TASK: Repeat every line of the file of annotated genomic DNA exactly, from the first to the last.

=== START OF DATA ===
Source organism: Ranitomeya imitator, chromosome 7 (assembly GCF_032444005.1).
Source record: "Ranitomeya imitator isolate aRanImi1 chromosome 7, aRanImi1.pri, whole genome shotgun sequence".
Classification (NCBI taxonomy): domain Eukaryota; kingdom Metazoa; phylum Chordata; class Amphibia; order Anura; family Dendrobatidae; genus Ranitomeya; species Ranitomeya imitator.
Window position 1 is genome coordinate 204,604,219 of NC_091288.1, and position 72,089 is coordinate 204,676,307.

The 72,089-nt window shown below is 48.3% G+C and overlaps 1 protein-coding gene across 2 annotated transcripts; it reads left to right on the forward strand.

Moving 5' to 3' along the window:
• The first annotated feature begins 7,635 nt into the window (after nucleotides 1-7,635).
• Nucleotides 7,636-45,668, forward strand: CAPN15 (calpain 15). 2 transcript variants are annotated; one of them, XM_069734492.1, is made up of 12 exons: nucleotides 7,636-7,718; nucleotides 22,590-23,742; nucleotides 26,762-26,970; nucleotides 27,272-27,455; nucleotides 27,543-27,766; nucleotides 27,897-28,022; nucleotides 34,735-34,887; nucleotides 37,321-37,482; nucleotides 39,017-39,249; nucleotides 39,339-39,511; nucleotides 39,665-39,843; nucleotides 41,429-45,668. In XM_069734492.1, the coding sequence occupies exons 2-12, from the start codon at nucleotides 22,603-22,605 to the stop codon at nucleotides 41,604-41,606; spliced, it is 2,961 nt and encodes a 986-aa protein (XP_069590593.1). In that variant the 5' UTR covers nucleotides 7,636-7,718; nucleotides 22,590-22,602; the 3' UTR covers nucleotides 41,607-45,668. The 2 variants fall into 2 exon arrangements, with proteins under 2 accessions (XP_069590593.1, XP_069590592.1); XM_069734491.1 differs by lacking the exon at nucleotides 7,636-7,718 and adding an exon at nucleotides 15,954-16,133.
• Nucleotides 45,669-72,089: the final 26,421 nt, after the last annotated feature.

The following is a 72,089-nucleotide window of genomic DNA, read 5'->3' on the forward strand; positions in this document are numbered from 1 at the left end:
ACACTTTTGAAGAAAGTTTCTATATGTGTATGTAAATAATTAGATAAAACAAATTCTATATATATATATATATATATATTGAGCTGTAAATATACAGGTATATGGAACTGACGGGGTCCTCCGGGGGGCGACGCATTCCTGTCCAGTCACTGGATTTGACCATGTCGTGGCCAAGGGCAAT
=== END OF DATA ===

Source organism: Ranitomeya imitator, chromosome 7 (assembly GCF_032444005.1).
Source record: "Ranitomeya imitator isolate aRanImi1 chromosome 7, aRanImi1.pri, whole genome shotgun sequence".
Classification (NCBI taxonomy): domain Eukaryota; kingdom Metazoa; phylum Chordata; class Amphibia; order Anura; family Dendrobatidae; genus Ranitomeya; species Ranitomeya imitator.
Window position 1 is genome coordinate 204,604,219 of NC_091288.1, and position 72,089 is coordinate 204,676,307.

The 72,089-nt window shown below is 48.3% G+C and overlaps 1 protein-coding gene across 2 annotated transcripts; it reads left to right on the forward strand.

Moving 5' to 3' along the window:
• The first annotated feature begins 7,635 nt into the window (after nucleotides 1-7,635).
• Nucleotides 7,636-45,668, forward strand: CAPN15 (calpain 15). 2 transcript variants are annotated; one of them, XM_069734492.1, is made up of 12 exons: nucleotides 7,636-7,718; nucleotides 22,590-23,742; nucleotides 26,762-26,970; nucleotides 27,272-27,455; nucleotides 27,543-27,766; nucleotides 27,897-28,022; nucleotides 34,735-34,887; nucleotides 37,321-37,482; nucleotides 39,017-39,249; nucleotides 39,339-39,511; nucleotides 39,665-39,843; nucleotides 41,429-45,668. In XM_069734492.1, the coding sequence occupies exons 2-12, from the start codon at nucleotides 22,603-22,605 to the stop codon at nucleotides 41,604-41,606; spliced, it is 2,961 nt and encodes a 986-aa protein (XP_069590593.1). In that variant the 5' UTR covers nucleotides 7,636-7,718; nucleotides 22,590-22,602; the 3' UTR covers nucleotides 41,607-45,668. The 2 variants fall into 2 exon arrangements, with proteins under 2 accessions (XP_069590593.1, XP_069590592.1); XM_069734491.1 differs by lacking the exon at nucleotides 7,636-7,718 and adding an exon at nucleotides 15,954-16,133.
• Nucleotides 45,669-72,089: the final 26,421 nt, after the last annotated feature.

The following is a 72,089-nucleotide window of genomic DNA, read 5'->3' on the forward strand; positions in this document are numbered from 1 at the left end:
ACACTTTTGAAGAAAGTTTCTATATGTGTATGTAAATAATTAGATAAAACAAATTCTATATATATATATATATATATATTGAGCTGTAAATATACAGGTATATGGAACTGACGGGGTCCTCCGGGGGGCGACGCATTCCTGTCCAGTCACTGGATTTGACCATGTCGTGGCCAAGGGCAAT